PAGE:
The Normal Distribution
David C. Howell
The material in this section will relate to the normal
distribution. I do not have much of it written yet, but what is here represents a start.
Much that you ever wanted to know about the normal distribution.
Rich Ulrich at the University of Pittsburgh has created a page giving all
sorts of useful information about the normal distribution--such as how to
generate normal data. This page is available at http://www.pitt.edu/~wpilib/statfaq/gaussfaq.html
- Normal probabilities
- This is a short Java program to calculate probabilities (and points) under the normal
distribution. It was written at UCLA, and will run on many web browsers. It will certainly
run under Netscape 2.0. When you see what little code there is in the html document
itself, you will be impressed with what Java can do. Use it to check the tables in the
book. (Remember about scientific notation; -1.0106675468e-7 tells you to move the decimal
7 places to the left. That is 0.0000001010667, which is a close to zero as I need to come.
- Generating data from a Normal Population
- You can easily generate data from a normal distribution using any of the commonly
available statistical packages. If you want to specify a mean and variance, the easiest
thing to do is to ask the program to standardize the data and save the standardized
variable. Then you simply multiply the new variable by the standard deviation you want,
and add the mean that you want. That's all there is to it.
- Applying the Normal distribution to NonNormal Data
- While we like to speak about normal distributions, our data are not always normally
distributed. Go to the bimodally distributed data on Old
Faithful, referred to elsewhere. Calculate the
percentage of observations with intervals longer than 50, 60, 70, 80, 90, and 100 minutes
by counting up actual observations. Then estimate what percentage would be above those
points if the data were normally distributed. What do you find?
- "That's easy, it's normally distributed"
- I still recall with chagrin the day in graduate school when I as a lab instructor in a
statistics course, and our students were to test a hypothesis about some statistic. The
instructor said "Just tell them that it's normally distributed, and they can take it
from there." I was too embarrassed to tell him that I couldn't take it from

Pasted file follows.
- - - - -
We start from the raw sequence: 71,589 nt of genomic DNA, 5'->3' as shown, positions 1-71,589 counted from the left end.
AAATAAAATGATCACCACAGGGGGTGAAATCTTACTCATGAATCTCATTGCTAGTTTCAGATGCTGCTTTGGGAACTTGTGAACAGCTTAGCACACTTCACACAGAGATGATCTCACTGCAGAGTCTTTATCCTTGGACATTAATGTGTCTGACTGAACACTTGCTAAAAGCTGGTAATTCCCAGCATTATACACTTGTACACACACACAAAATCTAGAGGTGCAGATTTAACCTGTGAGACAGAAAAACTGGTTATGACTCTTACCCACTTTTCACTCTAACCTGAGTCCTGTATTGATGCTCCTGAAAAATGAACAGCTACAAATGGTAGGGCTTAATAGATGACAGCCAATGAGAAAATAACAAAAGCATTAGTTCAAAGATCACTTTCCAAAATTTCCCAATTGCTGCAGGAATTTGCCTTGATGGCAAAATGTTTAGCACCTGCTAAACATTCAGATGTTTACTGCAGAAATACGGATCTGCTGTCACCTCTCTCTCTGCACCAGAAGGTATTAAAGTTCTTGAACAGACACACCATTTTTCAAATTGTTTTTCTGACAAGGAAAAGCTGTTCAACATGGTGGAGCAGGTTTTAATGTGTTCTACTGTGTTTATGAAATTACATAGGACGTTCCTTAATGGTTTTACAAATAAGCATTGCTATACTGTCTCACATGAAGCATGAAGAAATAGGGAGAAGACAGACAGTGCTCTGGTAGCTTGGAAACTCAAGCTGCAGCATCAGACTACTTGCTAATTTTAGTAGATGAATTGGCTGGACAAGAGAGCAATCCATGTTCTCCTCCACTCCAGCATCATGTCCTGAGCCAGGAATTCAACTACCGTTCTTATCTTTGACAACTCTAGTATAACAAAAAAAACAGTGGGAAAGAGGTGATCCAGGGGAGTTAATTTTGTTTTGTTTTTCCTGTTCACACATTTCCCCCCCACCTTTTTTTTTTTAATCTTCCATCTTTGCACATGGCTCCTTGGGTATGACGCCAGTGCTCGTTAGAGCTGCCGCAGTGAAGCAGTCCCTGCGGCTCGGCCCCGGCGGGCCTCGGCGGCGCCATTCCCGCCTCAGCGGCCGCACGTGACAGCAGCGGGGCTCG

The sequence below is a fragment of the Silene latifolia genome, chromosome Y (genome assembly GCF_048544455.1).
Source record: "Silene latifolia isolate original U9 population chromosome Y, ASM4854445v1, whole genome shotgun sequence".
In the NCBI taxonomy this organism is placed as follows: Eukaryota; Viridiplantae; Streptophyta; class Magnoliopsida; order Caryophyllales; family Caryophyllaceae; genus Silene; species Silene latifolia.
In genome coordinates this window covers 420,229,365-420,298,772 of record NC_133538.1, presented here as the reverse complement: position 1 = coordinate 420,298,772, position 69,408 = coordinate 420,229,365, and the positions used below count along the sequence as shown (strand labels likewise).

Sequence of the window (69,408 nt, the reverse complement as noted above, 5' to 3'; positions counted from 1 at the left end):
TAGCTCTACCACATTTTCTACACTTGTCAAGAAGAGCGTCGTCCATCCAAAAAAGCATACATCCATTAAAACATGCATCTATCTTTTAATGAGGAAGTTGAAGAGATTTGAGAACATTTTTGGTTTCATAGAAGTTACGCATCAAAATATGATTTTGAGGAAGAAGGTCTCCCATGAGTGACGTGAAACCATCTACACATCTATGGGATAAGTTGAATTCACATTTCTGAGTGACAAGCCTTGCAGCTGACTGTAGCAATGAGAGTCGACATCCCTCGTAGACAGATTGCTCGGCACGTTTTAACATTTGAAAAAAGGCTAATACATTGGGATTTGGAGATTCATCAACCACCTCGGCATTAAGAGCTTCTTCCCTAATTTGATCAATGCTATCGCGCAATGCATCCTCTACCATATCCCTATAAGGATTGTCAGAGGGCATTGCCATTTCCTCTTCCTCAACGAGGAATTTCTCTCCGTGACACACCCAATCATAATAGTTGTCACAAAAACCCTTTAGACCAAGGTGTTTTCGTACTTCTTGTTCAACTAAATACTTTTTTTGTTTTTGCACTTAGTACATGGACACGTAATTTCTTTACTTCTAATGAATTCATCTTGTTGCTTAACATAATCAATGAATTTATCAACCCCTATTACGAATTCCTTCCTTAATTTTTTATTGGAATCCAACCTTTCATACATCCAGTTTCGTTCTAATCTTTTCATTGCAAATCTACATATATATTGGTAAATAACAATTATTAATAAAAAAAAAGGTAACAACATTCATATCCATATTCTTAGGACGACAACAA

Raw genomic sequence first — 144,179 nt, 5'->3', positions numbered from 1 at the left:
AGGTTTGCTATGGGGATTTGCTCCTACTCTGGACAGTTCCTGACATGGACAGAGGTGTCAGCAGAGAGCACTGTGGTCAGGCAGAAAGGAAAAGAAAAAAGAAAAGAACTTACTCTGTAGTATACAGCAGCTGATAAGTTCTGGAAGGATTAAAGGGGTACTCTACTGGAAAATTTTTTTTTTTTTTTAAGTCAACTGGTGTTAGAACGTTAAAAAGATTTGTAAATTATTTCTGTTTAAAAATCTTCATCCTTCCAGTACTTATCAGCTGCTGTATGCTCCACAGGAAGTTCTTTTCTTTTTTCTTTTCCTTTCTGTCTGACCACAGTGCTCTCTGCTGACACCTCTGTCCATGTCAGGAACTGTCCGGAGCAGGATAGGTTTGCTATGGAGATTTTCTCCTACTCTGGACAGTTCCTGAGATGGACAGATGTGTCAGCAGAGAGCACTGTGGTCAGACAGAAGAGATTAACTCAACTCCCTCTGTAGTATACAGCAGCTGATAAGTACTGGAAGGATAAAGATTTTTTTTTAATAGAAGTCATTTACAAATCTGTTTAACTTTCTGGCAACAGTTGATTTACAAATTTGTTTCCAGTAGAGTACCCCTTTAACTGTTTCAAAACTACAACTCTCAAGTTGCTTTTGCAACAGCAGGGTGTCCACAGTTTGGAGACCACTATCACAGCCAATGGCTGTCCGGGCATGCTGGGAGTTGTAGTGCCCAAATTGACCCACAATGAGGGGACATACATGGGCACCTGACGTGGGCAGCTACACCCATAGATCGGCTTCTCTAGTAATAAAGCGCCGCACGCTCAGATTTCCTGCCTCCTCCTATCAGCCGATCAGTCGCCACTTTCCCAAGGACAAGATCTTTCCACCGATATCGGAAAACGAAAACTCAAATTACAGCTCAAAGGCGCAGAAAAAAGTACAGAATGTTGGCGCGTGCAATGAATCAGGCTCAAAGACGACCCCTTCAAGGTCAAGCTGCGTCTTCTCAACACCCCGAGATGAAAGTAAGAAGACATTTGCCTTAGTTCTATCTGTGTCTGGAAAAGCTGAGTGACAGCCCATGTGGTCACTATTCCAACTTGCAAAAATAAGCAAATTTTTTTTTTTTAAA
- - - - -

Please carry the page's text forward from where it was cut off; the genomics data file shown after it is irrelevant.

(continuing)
there. Instead I asked a fellow student, who explained what he meant.
Suppose that we
have two groups, with n1 = 18 observations in one group and n2 = 26 observations in the
other group. We want to know if the groups came from populations centered at the same
point -- i.e., the same means, or medians, or modes, or whatever. Jumping way ahead to
distribution-free tests, you will find there that Wilcoxon's Ws statistic is useful for
this purpose. We know that when the two populations do have the same central tendency (we
often use the word "location"), Ws is normally distributed around a mean of
n1(n1 + n2 + 1)/2 and a standard deviation (called a standard error) of sqrt(n1*n2(n1 + n2
+ 1)/12. Suppose that we calculated Ws for our data as 300. What is the probability that
we would obtain a value of Ws this small if the populations have the same location? Hint:
What I had to be told is that you just calculate a z score and find the area under
the normal distribution below that point. We know the point (300) and the mean and
standard deviation, so it is easy to calculate z. (Thankfully, I have learned more
statistics since that afternoon.)
- Hiring and Admissions Bias
- This is a short discussion of the fact that gender or racial biases in hiring and
admissions can be a statistical artifact--which doesn't make them any less wrong. Two
Java applets are used to illustrate the point, and readers can play around with numbers
and see what happens. It raises some interesting issues.
Dave Howell's Statistical Home Page
University of Vermont Home Page
Send mail to: David.Howell@uvm.edu)
Last revised: 7/11/98